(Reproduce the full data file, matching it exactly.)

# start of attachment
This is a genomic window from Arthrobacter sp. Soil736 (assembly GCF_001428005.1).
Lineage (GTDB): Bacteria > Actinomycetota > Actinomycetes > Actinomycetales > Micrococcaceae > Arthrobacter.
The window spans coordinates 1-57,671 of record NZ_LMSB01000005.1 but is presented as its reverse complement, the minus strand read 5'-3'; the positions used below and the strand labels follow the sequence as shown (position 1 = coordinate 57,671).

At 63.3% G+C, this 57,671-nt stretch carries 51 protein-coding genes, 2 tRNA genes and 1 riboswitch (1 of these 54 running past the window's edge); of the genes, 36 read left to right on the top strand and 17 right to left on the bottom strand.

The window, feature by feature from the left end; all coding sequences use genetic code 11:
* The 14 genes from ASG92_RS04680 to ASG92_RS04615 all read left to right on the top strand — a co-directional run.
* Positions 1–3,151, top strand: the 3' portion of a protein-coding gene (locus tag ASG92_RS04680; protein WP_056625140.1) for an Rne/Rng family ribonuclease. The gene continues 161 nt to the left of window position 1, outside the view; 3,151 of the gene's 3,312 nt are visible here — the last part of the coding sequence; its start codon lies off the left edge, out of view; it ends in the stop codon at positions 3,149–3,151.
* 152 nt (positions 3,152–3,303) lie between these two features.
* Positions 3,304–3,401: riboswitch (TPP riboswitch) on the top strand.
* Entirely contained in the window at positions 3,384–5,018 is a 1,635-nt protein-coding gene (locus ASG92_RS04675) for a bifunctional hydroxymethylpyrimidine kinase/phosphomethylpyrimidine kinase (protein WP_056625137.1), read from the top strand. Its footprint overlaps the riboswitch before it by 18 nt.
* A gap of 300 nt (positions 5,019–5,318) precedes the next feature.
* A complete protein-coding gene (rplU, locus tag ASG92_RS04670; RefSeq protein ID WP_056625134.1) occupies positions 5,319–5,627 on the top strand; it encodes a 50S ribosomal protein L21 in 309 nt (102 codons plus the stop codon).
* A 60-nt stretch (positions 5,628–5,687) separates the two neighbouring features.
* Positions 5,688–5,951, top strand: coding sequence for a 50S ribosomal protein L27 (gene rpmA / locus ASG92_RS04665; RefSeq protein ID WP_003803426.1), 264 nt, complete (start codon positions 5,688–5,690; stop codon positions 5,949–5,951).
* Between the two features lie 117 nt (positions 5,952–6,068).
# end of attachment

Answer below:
This is a genomic window from Arthrobacter sp. Soil736 (assembly GCF_001428005.1).
Lineage (GTDB): Bacteria > Actinomycetota > Actinomycetes > Actinomycetales > Micrococcaceae > Arthrobacter.
The window spans coordinates 1-57,671 of record NZ_LMSB01000005.1 but is presented as its reverse complement, the minus strand read 5'-3'; the positions used below and the strand labels follow the sequence as shown (position 1 = coordinate 57,671).

At 63.3% G+C, this 57,671-nt stretch carries 51 protein-coding genes, 2 tRNA genes and 1 riboswitch (1 of these 54 running past the window's edge); of the genes, 36 read left to right on the top strand and 17 right to left on the bottom strand.

The window, feature by feature from the left end; all coding sequences use genetic code 11:
* The 14 genes from ASG92_RS04680 to ASG92_RS04615 all read left to right on the top strand — a co-directional run.
* Positions 1–3,151, top strand: the 3' portion of a protein-coding gene (locus tag ASG92_RS04680; protein WP_056625140.1) for an Rne/Rng family ribonuclease. The gene continues 161 nt to the left of window position 1, outside the view; 3,151 of the gene's 3,312 nt are visible here — the last part of the coding sequence; its start codon lies off the left edge, out of view; it ends in the stop codon at positions 3,149–3,151.
* 152 nt (positions 3,152–3,303) lie between these two features.
* Positions 3,304–3,401: riboswitch (TPP riboswitch) on the top strand.
* Entirely contained in the window at positions 3,384–5,018 is a 1,635-nt protein-coding gene (locus ASG92_RS04675) for a bifunctional hydroxymethylpyrimidine kinase/phosphomethylpyrimidine kinase (protein WP_056625137.1), read from the top strand. Its footprint overlaps the riboswitch before it by 18 nt.
* A gap of 300 nt (positions 5,019–5,318) precedes the next feature.
* A complete protein-coding gene (rplU, locus tag ASG92_RS04670; RefSeq protein ID WP_056625134.1) occupies positions 5,319–5,627 on the top strand; it encodes a 50S ribosomal protein L21 in 309 nt (102 codons plus the stop codon).
* A 60-nt stretch (positions 5,628–5,687) separates the two neighbouring features.
* Positions 5,688–5,951, top strand: coding sequence for a 50S ribosomal protein L27 (gene rpmA / locus ASG92_RS04665; RefSeq protein ID WP_003803426.1), 264 nt, complete (start codon positions 5,688–5,690; stop codon positions 5,949–5,951).
* Between the two features lie 117 nt (positions 5,952–6,068).